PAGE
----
"Triangle-shaped patterns are used in many communities. When I see a design that I like, I think about how I want to make it on my own kamiks."
Judith Akpalial, Arviat, 1986

Reading the Design

In some cultural groups, designs on the kamiks identify whether the wearer is a man or woman, and the group he or she belongs to.

This selection of kamiks from the Eastern Arctic Ungava culture belonged to a man, woman, girl, and boy. Even though they came from different geographical communities, traditionally the man’s and boy’s kamiks have vertical patterns on the shaft, whereas the woman’s and girl’s have horizontal ones.

haring Patterns and Styles

"Patterns are shared at gatherings - and boots themselves are exchanged as gifts between school friends. In this way, some regional styles have spread across the Arctic."
as told in Inuktitut by Ulayok Kaviok, an Arviat elder, 1985-87

To make a pair of kamiks, the pattern pieces for both feet have to fit on the animal ski Read More
"Triangle-shaped patterns are used in many communities. When I see a design that I like, I think about how I want to make it on my own kamiks."
Judith Akpalial, Arviat, 1986

Reading the Design

In some cultural groups, designs on the kamiks identify whether the wearer is a man or woman, and the group he or she belongs to.

This selection of kamiks from the Eastern Arctic Ungava culture belonged to a man, woman, girl, and boy. Even though they came from different geographical communities, traditionally the man’s and boy’s kamiks have vertical patterns on the shaft, whereas the woman’s and girl’s have horizontal ones.

haring Patterns and Styles

"Patterns are shared at gatherings - and boots themselves are exchanged as gifts between school friends. In this way, some regional styles have spread across the Arctic."
as told in Inuktitut by Ulayok Kaviok, an Arviat elder, 1985-87

To make a pair of kamiks, the pattern pieces for both feet have to fit on the animal skins so that the markings on the skins match. The four pieces in this pattern are the sole, vamp, shaft, and cuff for a winter boot.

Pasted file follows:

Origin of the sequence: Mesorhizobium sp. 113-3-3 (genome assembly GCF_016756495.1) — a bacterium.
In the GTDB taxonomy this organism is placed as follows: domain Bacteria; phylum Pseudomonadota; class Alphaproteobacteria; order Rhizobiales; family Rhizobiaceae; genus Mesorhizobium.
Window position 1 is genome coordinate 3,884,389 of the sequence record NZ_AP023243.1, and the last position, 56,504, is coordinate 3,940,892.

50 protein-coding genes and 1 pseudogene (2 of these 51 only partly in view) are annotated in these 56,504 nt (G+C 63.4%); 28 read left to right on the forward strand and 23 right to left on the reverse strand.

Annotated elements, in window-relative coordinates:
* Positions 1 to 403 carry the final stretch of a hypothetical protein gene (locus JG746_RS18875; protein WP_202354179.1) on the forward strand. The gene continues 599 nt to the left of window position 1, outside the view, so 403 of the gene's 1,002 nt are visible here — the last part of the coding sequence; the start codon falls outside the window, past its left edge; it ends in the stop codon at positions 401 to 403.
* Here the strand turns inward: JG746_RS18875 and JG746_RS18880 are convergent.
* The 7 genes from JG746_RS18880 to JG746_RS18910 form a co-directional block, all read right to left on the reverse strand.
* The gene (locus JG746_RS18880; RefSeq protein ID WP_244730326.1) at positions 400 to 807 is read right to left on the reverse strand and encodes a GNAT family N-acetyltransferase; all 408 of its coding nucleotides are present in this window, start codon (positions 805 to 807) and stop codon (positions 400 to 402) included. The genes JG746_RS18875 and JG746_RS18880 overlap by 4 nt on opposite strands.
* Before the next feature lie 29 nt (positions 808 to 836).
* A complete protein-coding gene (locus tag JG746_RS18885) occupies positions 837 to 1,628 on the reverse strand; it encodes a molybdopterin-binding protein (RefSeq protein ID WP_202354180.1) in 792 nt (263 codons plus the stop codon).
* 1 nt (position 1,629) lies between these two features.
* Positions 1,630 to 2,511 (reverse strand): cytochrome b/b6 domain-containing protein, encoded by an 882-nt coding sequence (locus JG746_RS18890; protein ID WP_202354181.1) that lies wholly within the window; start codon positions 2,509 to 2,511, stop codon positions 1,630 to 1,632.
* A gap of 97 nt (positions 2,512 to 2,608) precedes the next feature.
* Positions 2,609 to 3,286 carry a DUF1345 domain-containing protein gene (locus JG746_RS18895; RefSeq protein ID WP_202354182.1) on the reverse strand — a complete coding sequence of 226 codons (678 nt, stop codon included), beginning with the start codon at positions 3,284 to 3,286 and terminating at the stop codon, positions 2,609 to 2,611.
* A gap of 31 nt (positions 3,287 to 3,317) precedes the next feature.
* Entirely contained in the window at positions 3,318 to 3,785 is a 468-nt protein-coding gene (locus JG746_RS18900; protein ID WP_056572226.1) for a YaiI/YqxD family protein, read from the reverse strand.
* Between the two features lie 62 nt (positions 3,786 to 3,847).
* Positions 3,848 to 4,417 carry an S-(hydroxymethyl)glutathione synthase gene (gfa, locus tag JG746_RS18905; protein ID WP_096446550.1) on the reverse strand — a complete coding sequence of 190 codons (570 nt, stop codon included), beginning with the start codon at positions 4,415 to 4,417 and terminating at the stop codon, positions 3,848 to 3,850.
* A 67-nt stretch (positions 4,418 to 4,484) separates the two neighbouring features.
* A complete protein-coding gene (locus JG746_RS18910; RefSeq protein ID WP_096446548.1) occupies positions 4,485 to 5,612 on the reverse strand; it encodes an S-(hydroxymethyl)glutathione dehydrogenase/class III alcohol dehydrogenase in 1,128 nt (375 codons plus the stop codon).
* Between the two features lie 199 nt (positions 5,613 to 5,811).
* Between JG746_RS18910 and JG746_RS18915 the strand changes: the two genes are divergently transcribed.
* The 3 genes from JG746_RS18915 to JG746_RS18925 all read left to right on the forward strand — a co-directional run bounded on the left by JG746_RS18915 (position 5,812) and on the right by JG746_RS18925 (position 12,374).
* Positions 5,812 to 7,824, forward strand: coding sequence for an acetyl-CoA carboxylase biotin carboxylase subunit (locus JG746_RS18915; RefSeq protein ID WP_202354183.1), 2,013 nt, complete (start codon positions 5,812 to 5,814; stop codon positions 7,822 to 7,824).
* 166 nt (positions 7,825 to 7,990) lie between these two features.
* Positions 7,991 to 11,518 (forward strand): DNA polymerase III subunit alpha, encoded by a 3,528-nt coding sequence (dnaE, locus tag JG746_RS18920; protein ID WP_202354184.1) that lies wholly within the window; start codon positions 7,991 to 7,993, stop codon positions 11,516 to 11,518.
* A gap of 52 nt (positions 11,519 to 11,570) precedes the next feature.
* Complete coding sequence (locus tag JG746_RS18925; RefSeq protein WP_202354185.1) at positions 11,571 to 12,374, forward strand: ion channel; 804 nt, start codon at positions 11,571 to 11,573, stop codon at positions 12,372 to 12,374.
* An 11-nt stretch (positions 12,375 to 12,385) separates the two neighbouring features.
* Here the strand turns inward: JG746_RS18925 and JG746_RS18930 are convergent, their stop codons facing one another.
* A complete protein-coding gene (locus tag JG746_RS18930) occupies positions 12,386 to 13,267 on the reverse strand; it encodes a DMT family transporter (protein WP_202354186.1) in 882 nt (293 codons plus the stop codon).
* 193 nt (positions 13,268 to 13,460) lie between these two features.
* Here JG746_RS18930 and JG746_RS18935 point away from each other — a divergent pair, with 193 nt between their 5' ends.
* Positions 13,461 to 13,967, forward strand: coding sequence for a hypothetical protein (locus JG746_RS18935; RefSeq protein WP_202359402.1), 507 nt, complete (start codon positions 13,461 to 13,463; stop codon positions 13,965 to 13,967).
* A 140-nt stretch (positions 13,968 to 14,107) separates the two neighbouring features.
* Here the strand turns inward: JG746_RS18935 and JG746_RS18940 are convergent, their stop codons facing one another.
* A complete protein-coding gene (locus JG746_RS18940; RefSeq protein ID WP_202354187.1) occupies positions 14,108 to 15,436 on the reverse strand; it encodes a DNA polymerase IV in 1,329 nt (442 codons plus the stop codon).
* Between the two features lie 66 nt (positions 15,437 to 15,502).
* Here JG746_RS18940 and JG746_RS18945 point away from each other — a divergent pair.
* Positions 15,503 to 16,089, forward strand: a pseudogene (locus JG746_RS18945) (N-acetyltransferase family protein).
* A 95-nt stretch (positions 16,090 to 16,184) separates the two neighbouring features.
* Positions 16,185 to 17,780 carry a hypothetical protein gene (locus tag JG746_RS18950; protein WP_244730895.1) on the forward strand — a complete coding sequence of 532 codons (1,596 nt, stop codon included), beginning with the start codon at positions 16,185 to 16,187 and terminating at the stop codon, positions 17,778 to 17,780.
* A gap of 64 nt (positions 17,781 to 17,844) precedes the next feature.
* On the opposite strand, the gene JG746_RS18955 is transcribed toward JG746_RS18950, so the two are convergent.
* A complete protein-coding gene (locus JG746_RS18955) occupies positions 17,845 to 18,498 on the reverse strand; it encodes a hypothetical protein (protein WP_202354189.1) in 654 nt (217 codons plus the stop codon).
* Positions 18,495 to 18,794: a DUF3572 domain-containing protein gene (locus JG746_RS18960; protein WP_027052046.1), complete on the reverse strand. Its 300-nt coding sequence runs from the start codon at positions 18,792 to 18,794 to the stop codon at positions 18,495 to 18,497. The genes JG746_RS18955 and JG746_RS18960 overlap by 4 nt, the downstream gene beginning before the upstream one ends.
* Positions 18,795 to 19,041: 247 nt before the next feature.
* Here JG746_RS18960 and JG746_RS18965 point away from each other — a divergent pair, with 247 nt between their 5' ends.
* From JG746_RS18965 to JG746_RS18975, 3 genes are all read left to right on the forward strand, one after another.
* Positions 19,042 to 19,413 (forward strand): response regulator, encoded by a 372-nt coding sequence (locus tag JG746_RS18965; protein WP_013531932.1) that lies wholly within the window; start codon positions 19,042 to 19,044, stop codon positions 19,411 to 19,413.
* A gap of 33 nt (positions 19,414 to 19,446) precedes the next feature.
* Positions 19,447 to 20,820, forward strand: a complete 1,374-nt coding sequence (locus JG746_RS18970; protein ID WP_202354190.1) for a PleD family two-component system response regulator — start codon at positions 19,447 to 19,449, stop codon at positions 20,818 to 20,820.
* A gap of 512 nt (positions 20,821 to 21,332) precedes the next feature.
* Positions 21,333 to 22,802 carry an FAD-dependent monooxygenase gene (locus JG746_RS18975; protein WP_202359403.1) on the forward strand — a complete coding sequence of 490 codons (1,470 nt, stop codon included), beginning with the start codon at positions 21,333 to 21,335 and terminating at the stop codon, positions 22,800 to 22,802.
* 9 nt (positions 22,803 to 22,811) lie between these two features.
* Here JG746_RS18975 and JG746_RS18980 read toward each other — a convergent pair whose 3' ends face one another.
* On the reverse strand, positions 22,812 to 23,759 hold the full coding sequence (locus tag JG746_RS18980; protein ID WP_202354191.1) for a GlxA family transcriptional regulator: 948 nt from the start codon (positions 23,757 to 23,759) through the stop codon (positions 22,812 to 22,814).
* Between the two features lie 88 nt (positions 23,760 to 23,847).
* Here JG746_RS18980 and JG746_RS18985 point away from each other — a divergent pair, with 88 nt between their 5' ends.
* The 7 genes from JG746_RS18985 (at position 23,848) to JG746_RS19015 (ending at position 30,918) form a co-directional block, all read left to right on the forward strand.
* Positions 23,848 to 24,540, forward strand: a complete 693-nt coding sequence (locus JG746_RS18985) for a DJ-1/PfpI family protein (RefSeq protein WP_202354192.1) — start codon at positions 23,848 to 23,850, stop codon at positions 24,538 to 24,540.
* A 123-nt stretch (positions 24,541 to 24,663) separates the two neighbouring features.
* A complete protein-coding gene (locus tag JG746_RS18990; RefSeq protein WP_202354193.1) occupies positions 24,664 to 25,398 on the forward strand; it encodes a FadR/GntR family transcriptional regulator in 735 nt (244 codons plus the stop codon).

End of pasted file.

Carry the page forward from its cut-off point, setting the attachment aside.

©The Bata Shoe Museum, 2005. All Rights Reserved.

Silatik Meeko wearing boots in the design of her family group

Silatik Meeko wearing boots in the design of her family group

Jill Oakes and Rick Riewe.

© Jill Oakes and Rick Riewe.


Ungava Inuit Boot

The women's and girl's kamiks have horizontal patterns on the shaft.

The Bata Shoe Museum
1980 - 1988
Seal skin
P89.120
© The Bata Shoe Museum, 2005. All Rights Reserved.


Ungava Inuit Boot

The man's and boy's kamiks have vertical patterns on the shaft.

The Bata Shoe Museum
1981
Seal skin
S82.248
© The Bata Shoe Museum, 2005. All Rights Reserved.


Ulayok Kaviok, Arviat, 1986

Ulayok Kaviok, Arviat, 1986

Jill Oakes and Rick Riewe.

© Jill Oakes and Rick Riewe.


Ungava Inuit Pattern pieces for winter boots

To make a pair of kamiks, the pattern pieces for both feet have to fit on the animal skins so that the markings on the skins match. The four pieces in this pattern are the sole, vamp, shaft, and cuff for a winter boot.

The Bata Shoe Museum
1989
Paper
P89.131
© The Bata Shoe Museum, 2005. All Rights Reserved.


Boots with intricate design, such as this pair made by Martha Naqitarvik of Arctic Bay, demonstrate superb workmanship. By looking at the boot turned inside out, you can appreciate the complexity of the "Imagination" design.

How is the design done?

"The decorative design is cut out of stiff cardboard and then traced onto the back of the skin. The hair direction of the inset has to match the rest of the skin to look nice. A seam allowance is also added."
Morty Iqqasaq, Arctic Bay, 1995
Boots with intricate design, such as this pair made by Martha Naqitarvik of Arctic Bay, demonstrate superb workmanship. By looking at the boot turned inside out, you can appreciate the complexity of the "Imagination" design.

How is the design done?

"The decorative design is cut out of stiff cardboard and then traced onto the back of the skin. The hair direction of the inset has to match the rest of the skin to look nice. A seam allowance is also added."
Morty Iqqasaq, Arctic Bay, 1995

© The Bata Shoe Museum, 2005. All Rights Reserved.

Iglulingmiut Inuit Boots

Boots with intricate design, such as this pair made by Martha Naqitarvik of Arctic Bay, demonstrate superb workmanship.

The Bata Shoe Museum
1987
Seal skin
P87.108
© The Bata Shoe Museum, 2005. All Rights Reserved.


Iglulingmiut Inuit Boots

Boots with intricate design, such as this pair made by Martha Naqitarvik of Arctic Bay, demonstrate superb workmanship.

The Bata Shoe Museum

Seal skin
P87.108
© The Bata Shoe Museum, 2005. All Rights Reserved.


Learning Objectives

The learner will :
  • Explain how the environment influenced population (Aboriginal, French and Engilsh) in their culture, lifestyle and economy;
  • Identify the effects that resulted from interaction between Aboriginal peoples and colonizers;
  • Summarize the evolution of the shoes in Canada and involve significant changes to Canada’s development;
  • Analyze the development of Canada through the evolution of shoes.

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